People will also say to me, "Well, if it was so wonderful, why didn't it last?" The answer is that it did last -- it has lasted right up to the present moment. It continues to work, but the fact that something works doesn't make it invulnerable. Burrows and nests and webs can all be destroyed, but that doesn't change the fact that they work. Tribalism can be destroyed and indeed has largely been destroyed, but that doesn't change the fact that it worked for 3,000,000 years and still works today as well as it ever did.

And the fact that tribalism works doesn't mean that something else can't work.. The trouble is that our particular something else isn't working -- doesn't work and can't work. It bears with it its own seeds of destruction. It's fundamentally unstable. And unfortunately it had to reach global proportions before the nature of its instability could be recognized.

It's important to realize that ours wasn't the only lifestyle experiment going on at this time. Birds experiment with nests -- that's how nests evolved in the first place and how they continue to evolve. We can't know what experiments in human culture were made in the Old World -- they were all obliterated by the Taker experiment -- but we know a lot about experiments that were made elsewhere. What's fascinating about them is that these cultural variants were being tested just the way variants within a species are tested. What worked survived, what didn't work perished, leaving behind its fossilized remains -- irrigation ditches, roads, cities, temples, pyramids. People everywhere were looking for alternatives to the traditional tribal way of making a living -- hunting and gathering. They were looking at full-time agriculture and settlement, but if their particular experiment didn't work, they were prepared to let it go -- and they did so again and again. It used to be considered a great mystery. What became of these ancient builders who carved strange cities out of the jungles and deserts? Were they whisked away into another dimension? No, they just quit. They just went back to something they could count on to work." (http://www.davidsheen.com/b/b5.htm)


Quinn’s Basic Tenets

1. There have been two basic modes of social existence in the history of our species: the tribal mode and the civilizational mode.

2. The tribal mode of social existence was developed by a process of natural selection over tens of thousands of years and it worked well for all that vast time. It still works well wherever it is given room to operate and is competently applied.

3. The civilizational mode of social existence, in spite of all its great powers, has had, from the beginning, basic flaws. Now after less that 10,000 years of development, these basic flaws have come into full flower and are destroying the planet as a viable habitat for humanity. As an option for the future, civilization is a failed system of social organization.

4. In order to survive and to enjoy a maximally prosperous and humane life, we must walk away, one by one and region by region, from the civilizational mode of earning our living from this planet.

5. We must walk toward a third mode of social organization, not a return to ethnic tribalism, but an advance toward a new sort of tribal society. “Tribal” here means a way of earning our living from the planet that is not hierarchically organized, not founded on the centralization of wealth and power, not creating wealth and privilege for the few and a prison of work-slavery for the rest. Only such a post-civilization tribalism can resolve the current ecological crisis as well as restrain the exploding human population.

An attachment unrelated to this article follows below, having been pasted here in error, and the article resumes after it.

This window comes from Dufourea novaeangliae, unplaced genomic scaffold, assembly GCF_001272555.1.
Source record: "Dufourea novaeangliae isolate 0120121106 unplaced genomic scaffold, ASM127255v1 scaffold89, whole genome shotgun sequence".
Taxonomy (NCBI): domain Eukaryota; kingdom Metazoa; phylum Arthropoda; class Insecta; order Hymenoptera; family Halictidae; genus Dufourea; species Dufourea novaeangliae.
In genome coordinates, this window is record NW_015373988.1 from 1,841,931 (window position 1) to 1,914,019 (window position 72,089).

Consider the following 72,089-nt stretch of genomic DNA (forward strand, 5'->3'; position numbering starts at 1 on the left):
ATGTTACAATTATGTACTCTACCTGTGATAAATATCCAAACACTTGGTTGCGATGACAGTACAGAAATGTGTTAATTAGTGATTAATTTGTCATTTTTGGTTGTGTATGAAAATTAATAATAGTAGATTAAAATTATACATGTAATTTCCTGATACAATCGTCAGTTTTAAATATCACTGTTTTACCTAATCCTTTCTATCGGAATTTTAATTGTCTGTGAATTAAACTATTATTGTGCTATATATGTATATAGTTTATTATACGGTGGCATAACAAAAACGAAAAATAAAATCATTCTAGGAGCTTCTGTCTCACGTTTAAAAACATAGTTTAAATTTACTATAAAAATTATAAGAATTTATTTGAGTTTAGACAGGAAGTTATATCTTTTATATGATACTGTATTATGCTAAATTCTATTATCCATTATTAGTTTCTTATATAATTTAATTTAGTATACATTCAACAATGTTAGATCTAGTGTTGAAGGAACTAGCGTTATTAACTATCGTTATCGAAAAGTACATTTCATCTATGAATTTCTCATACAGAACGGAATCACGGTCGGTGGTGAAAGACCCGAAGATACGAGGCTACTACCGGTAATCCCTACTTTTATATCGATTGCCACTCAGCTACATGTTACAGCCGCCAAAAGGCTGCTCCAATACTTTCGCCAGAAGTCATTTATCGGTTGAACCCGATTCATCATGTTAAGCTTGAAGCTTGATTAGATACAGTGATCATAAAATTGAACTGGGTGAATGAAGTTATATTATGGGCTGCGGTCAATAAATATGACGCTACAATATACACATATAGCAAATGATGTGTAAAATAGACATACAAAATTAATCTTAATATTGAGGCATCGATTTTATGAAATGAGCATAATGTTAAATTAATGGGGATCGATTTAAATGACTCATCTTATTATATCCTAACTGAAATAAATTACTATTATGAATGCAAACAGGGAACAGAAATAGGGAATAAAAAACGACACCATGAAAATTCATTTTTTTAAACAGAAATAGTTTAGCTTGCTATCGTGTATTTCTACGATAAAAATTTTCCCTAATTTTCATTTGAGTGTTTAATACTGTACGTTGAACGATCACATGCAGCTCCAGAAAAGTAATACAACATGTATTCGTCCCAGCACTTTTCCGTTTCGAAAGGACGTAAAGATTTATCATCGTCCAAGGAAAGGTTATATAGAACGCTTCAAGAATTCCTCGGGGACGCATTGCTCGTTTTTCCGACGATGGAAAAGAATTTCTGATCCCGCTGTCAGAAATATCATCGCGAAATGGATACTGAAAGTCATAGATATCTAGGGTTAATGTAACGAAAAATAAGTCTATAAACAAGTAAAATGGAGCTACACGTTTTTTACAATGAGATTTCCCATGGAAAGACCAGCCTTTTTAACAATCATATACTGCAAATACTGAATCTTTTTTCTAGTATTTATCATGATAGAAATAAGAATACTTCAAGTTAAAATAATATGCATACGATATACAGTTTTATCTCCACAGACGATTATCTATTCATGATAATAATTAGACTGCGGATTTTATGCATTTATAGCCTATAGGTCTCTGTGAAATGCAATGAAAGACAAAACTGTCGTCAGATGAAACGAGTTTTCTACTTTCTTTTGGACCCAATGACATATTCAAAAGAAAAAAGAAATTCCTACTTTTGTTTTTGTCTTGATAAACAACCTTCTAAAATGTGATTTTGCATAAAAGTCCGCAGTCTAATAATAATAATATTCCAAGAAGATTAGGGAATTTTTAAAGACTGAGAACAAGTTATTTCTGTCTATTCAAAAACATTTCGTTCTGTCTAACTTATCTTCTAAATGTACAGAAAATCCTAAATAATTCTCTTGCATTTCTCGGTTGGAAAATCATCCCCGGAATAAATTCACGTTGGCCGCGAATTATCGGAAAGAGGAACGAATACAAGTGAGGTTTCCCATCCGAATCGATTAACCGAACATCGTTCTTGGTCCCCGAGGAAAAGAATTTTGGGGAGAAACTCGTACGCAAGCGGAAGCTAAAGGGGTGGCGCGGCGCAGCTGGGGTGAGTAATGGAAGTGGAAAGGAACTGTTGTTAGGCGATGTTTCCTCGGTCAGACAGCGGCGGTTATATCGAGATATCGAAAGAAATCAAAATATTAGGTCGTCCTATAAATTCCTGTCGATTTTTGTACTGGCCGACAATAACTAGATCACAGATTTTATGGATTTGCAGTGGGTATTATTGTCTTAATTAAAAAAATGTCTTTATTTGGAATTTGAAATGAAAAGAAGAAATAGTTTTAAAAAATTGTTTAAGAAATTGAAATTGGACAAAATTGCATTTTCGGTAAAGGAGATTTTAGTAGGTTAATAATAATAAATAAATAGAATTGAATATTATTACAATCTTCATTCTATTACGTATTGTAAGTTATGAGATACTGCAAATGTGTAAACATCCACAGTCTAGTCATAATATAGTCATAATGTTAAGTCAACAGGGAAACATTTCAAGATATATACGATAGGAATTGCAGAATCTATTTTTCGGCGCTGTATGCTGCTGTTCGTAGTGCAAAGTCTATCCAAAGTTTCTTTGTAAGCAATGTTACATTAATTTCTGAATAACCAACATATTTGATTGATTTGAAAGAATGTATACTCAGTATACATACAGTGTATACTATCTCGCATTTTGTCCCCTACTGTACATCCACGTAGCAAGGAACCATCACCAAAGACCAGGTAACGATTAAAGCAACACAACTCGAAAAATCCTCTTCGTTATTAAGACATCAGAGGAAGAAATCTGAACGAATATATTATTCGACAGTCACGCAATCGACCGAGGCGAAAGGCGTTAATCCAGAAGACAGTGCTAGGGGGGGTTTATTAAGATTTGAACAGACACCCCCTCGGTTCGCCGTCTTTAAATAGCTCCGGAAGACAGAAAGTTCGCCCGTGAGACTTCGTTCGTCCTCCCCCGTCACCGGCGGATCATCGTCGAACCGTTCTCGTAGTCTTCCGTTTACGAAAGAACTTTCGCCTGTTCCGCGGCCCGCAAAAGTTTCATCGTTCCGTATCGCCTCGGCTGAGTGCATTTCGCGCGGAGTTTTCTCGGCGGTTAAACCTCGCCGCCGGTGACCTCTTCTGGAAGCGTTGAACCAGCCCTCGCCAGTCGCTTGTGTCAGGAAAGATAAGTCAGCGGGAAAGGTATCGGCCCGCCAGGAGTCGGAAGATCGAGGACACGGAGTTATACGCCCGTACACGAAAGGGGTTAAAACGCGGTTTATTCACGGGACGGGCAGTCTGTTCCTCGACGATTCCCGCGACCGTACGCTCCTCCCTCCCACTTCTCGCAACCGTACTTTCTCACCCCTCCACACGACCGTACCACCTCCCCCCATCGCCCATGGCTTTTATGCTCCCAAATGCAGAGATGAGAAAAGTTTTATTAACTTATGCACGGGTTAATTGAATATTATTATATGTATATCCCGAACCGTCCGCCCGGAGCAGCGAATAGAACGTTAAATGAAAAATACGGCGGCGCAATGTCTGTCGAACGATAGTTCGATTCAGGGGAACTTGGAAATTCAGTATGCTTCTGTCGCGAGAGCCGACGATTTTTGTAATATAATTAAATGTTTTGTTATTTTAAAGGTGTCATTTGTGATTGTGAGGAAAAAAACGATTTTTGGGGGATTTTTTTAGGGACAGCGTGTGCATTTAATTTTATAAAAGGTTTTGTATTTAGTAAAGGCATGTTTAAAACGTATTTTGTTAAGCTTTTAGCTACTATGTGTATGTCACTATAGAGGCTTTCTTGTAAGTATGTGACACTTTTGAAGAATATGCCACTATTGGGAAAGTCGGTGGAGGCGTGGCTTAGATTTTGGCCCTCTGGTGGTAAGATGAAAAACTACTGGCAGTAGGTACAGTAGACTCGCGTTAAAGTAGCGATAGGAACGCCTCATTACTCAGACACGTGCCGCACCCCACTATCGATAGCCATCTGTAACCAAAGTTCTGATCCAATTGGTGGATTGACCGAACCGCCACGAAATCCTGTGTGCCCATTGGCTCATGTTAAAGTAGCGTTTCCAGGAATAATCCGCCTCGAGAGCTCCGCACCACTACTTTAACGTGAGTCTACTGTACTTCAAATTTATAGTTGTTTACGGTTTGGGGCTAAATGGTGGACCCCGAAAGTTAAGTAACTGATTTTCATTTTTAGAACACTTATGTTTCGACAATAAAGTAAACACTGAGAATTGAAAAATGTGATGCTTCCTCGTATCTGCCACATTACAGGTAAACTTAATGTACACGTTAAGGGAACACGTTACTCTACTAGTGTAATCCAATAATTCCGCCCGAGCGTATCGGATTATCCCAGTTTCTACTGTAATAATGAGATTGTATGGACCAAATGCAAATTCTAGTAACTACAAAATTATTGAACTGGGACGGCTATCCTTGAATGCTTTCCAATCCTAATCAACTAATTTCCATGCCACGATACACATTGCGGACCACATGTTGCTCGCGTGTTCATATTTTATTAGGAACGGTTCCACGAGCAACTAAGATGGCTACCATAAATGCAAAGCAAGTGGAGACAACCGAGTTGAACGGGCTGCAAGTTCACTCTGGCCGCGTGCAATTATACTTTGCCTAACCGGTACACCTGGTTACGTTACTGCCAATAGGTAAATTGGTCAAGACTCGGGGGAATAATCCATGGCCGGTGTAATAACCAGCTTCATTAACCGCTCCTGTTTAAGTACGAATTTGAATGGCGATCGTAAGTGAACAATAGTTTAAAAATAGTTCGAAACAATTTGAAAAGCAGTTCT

6. Agricultural food production is a core cause of our population explosion and the ecological ruination of the planet. Civilization began not with the invention of gardening but with the ownership of stored food. Once food surpluses are stored, they must be guarded by their owners and policing forces. This brings into being a hierarchical order. On the top are the owners and their hired guards. Below are the producers who must work not only for their own living but to support the food storage system and its owners and protectors. This basic structure may seem innocent and practical at first glance, for it provides a solution for leveling out the times of plenty with the times of famine. But not all the consequences of this new structure are beneficial. The owners, who might wish everyone to think of them as useful servants of the social whole, actually become persons of privilege and of excesses that seem to have no limits. Meanwhile the actual producers of this seemingly unlimited wealth are turned into prisoners of a system that requires of them more and more work and less and less participation in deciding what work is worth doing. In addition, these workers become, for the owners, a part of their wealth. It is to the owners’ advantage for there to be more workers.

Civilization, and thus the wealth of the owners, grows by having more food to feed more workers who produce more food to feed more workers who produce more food to feed more workers who produce more food to feed more workers. . . . This is the core dynamic beneath the population explosion. Tribal society did not produce more food than they could eat nor an exponentially expanding population of eaters.

7. We tend to be blind to the full implications of our historical dilemma because we are accustomed to thinking of civilization as synonymous with “good society.” We feel that civilization is at least a necessary evil for which there is no viable option. Furthermore, tribal life has been given a derogatory billing in the taken-for-granted perspectives of civilized people. Tribal society has been seen as obsolete, groveling, and even savage.